See EdSource’s new report, Reforming Testing and Accountability: Essential Principles for Student Success in California, as well as a an assessment and accountability timeline  compiled by EdSource.


Filed under: Commentary, Local Control Funding Formula, Reforms, School Finance, State Education Policy

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9 Responses to “California can be national leader in reforming testing and school accountability”

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  1. Doug on Mar 19, 2014 at 11:21 pm03/19/2014 11:21 pm

    • 000

    The person that replied using the NFL analogy just has no clue and is most likely one of those that are looking to make a buck by privatizing public education.

    The first indicator is that there is no tenure in our state of California, public school teachers are allowed due process after they have completed a two year probationary period. After this two year period the only issue is that there is a burden of proof that the person is not fulfilling their end of a negotiated contract that is agreed upon by two sides. A teacher that is ineffective in the classroom can be dismissed but there must be documentation showing the lack of effectiveness. The only reason a substandard person is left in the classroom is that the administrator[s] in charge are not doing their job.

    The second is that it has been proven in study after study that student achievement is increased when they have more experienced teachers at the head of the class. Using the NFL analogy, I do not know of any Hall of Fame quarterbacks with only one season under their belts. Tom Brady and Payton Manning have been at the helm for quite a few years and it seems that due to the experience they have gained over time, they are head and shoulder above the others.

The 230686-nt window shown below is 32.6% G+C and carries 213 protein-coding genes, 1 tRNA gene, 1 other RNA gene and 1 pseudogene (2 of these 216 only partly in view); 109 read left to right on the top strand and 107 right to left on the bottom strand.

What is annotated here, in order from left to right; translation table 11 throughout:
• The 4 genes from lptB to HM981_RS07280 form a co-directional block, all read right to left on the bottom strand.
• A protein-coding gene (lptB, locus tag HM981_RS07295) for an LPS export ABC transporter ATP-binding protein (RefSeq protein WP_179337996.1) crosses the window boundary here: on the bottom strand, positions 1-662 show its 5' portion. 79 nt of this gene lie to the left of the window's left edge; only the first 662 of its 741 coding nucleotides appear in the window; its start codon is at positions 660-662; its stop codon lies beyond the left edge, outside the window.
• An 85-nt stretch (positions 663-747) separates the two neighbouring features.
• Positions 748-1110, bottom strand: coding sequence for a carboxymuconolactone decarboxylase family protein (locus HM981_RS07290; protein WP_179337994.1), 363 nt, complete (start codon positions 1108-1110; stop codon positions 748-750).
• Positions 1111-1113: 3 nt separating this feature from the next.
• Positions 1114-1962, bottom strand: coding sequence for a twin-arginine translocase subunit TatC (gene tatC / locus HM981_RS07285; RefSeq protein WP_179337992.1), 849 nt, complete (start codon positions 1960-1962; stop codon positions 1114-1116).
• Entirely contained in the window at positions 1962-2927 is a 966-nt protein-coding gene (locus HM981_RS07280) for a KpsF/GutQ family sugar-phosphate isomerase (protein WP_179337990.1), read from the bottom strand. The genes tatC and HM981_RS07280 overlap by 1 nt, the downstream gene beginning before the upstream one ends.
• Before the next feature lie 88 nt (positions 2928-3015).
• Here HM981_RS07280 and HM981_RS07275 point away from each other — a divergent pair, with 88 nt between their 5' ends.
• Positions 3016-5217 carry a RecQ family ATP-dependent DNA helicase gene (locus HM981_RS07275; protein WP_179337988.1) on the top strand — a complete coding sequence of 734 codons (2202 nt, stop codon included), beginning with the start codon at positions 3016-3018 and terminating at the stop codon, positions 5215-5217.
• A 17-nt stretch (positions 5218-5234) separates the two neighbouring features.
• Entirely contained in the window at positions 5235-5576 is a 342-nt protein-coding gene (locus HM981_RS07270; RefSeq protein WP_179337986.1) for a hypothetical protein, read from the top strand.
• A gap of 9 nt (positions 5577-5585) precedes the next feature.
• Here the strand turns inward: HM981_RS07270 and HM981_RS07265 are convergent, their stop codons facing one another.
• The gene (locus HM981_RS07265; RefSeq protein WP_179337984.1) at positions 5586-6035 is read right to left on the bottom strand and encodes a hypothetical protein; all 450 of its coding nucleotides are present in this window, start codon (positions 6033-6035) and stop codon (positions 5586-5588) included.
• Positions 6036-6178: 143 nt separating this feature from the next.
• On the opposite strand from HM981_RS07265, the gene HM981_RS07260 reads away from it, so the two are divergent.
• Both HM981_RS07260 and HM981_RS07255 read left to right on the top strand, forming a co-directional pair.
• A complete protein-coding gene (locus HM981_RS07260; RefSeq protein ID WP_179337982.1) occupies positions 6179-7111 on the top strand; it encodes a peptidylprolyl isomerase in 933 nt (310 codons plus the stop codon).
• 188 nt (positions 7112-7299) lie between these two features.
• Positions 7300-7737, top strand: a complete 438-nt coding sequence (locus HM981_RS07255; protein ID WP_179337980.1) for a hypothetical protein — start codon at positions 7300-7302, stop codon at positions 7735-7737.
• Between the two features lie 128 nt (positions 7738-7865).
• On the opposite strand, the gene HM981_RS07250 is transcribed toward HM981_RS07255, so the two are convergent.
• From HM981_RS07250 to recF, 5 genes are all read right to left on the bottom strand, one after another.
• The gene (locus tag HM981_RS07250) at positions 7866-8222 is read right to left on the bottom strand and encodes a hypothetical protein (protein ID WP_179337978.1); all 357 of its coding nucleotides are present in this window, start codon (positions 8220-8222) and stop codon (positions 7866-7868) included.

Lastly, using the NFL to vilify the pitiful salaries that teachers receive is just utterly stupid. The NFL has a minimum first year salary of I believe $175k, and has yearly increases guaranteed, based solely on years of service. Unlike teachers, NFL athletes may increase their individual salaries but they may never receive less than the guaranteed yearly allotment [again – increases yearly]. An NFL player must be physical, run fast and be able to knock people down to compete in his world of entertainment. Conversely, a teacher must be a college graduate, take a fifth year of teacher preparation. After that has been done teachers need to acquire a masters degree and then throughout the rest of their career there is an expectation for all teachers to participate yearly in some form of professional development.